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International Sourcing: What You Need To Know

International Sourcing: What You Need To Know

This week Cynthia Dearin, our Managing Director, interviewed Mr. William Pegg, who is the Director of Synthesis Group, a consulting firm that helps large privately run companies improve their supply chains. They discussed how companies can explore international sourcing and buying and how they can take advantage of opportunities to buy goods and services from abroad. Many organizations don’t know how things work in foreign countries, and so they don’t consider international sourcing. Businesses should be aware of the continually growing opportunities on offer, especially since Australia has signed free trade agreements with China, Japan and Korea.

Is international sourcing the same as outsourcing?

No they are different. International sourcing is when you are buying goods and services from an off-shore supplier. Outsourcing is when an already managed activity in-house is moved to a third party. The third party doesn’t have to be international. It can be domestically based. For example: manufacturing, engineering services, etc.

There are a few approaches that businesses could take depending on the size of the company. Large multinational companies usually take a regional or global approach. Therefore they launch a primary function based in Europe or Singapore for example to develop a global strategy for a particular brand or product and can do the buying of it. Another approach is when a global function develops a strategy but lets the local division do the buying. Small or medium-sized organizations often develop their own strategies and buy direct. They could use an agent for that or not. That agent could be locally based in Australia or could be based overseas where you are sourcing these goods from directly.

Some companies don’t consider international sourcing due to the risk associated with it, the quality of what they’re sourcing, and uncertainty of whom they should source from. Some don’t know what a suitable opportunity looks like and are uncertain of how to develop the right strategy.

In order to get goods and services out there, how can a company find a good supplier?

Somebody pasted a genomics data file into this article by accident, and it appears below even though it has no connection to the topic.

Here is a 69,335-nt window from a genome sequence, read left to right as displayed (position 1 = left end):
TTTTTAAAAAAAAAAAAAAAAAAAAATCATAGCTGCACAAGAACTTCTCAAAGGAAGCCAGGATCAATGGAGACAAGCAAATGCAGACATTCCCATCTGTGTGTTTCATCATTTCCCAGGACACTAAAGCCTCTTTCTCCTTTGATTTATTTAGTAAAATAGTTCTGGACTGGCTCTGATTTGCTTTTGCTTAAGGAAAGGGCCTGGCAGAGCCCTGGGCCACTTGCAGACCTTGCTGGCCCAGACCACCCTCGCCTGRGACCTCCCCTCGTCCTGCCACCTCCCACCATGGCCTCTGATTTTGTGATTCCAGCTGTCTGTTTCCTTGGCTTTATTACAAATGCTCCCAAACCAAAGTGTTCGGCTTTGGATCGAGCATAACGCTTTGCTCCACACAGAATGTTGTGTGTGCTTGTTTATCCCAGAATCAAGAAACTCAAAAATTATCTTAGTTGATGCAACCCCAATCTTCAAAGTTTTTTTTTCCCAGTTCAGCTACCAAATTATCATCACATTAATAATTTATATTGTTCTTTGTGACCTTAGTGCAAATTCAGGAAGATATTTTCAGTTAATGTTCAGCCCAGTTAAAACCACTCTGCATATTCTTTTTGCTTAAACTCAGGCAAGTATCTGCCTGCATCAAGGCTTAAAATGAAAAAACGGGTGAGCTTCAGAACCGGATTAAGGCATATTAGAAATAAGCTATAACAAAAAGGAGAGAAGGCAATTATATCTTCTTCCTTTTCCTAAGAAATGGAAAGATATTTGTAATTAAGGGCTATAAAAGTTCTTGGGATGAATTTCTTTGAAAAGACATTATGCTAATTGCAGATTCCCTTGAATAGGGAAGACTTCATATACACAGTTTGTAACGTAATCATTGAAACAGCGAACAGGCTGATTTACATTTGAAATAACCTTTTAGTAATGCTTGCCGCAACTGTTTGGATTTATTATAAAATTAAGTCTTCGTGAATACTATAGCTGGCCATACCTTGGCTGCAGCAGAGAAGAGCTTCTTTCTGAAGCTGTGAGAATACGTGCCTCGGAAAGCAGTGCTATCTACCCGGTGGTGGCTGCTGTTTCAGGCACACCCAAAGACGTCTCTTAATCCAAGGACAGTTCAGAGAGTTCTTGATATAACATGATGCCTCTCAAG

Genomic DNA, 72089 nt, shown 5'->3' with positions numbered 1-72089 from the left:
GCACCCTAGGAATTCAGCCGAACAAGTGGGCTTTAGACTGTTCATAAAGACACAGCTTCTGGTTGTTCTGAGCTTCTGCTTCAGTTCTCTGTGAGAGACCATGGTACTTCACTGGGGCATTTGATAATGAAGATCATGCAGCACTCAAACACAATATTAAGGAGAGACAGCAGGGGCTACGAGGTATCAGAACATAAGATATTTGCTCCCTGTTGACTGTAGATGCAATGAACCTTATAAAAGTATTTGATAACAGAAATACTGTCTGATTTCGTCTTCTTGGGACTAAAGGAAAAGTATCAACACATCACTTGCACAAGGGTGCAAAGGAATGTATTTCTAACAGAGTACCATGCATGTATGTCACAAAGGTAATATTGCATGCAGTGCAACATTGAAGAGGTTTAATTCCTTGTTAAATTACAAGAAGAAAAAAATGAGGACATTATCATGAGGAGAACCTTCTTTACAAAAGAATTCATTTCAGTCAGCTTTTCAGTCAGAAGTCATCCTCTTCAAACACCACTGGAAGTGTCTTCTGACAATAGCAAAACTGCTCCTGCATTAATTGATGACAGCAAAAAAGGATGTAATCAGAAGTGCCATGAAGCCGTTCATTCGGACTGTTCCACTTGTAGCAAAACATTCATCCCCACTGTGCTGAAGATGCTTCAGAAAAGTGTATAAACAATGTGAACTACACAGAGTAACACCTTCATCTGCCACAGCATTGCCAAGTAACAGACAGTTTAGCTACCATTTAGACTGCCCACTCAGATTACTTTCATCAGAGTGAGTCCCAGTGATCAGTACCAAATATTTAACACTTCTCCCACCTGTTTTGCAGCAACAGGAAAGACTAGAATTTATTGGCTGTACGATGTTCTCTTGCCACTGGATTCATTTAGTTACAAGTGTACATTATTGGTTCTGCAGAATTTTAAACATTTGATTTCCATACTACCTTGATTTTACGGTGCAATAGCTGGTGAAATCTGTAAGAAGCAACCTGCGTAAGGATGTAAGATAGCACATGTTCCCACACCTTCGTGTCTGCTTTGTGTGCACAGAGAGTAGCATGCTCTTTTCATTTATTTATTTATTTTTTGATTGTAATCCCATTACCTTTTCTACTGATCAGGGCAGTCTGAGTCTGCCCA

Social media and internet is making it easier and harder at the same time. Mr. William Pegg suggests using any industry association related to a particular company because they are well-connected. Online directories are useful as well for developing leads, and also, the company could use its own networks. There are sites that provide reports to help businesses find international supply partners and understand company management of the products it exports.

What are the tips that can be used for sourcing products and services efficiently?

  1. Develop a strategy
    • Businesses need to understand why they are doing this because it is a much more complex process than buying domestically. They need to consider price, quality, innovation and speed.
    • Businesses need to categorize all the potential items or services from within. They can do so by viewing both risk and reward.
    • Businesses need to identify what is suitable to be acquired from an off-shore source because not everything should be bought from abroad. Some goods are very sensitive for example.
    • Businesses need to choose the right country and region. For instance, Europe has technical precision, particularly Germany, whereas Asia stresses on price and speed.
  2. Make sure you are asking a potential supply partner some questions such as, have they supplied internationally before, specifically into Australia? Make some due diligence. Who are the banks they use? Can they provide a letter of recommendation from those banks to make sure they are legitimate organizations? Have them send copies of licensing qualifications and get a sample from them. Understand whether they have any capacity constraints and find out how important your business is to them, depending on what you propose to spend annually. Where are you in the hierarchy of the clients they have?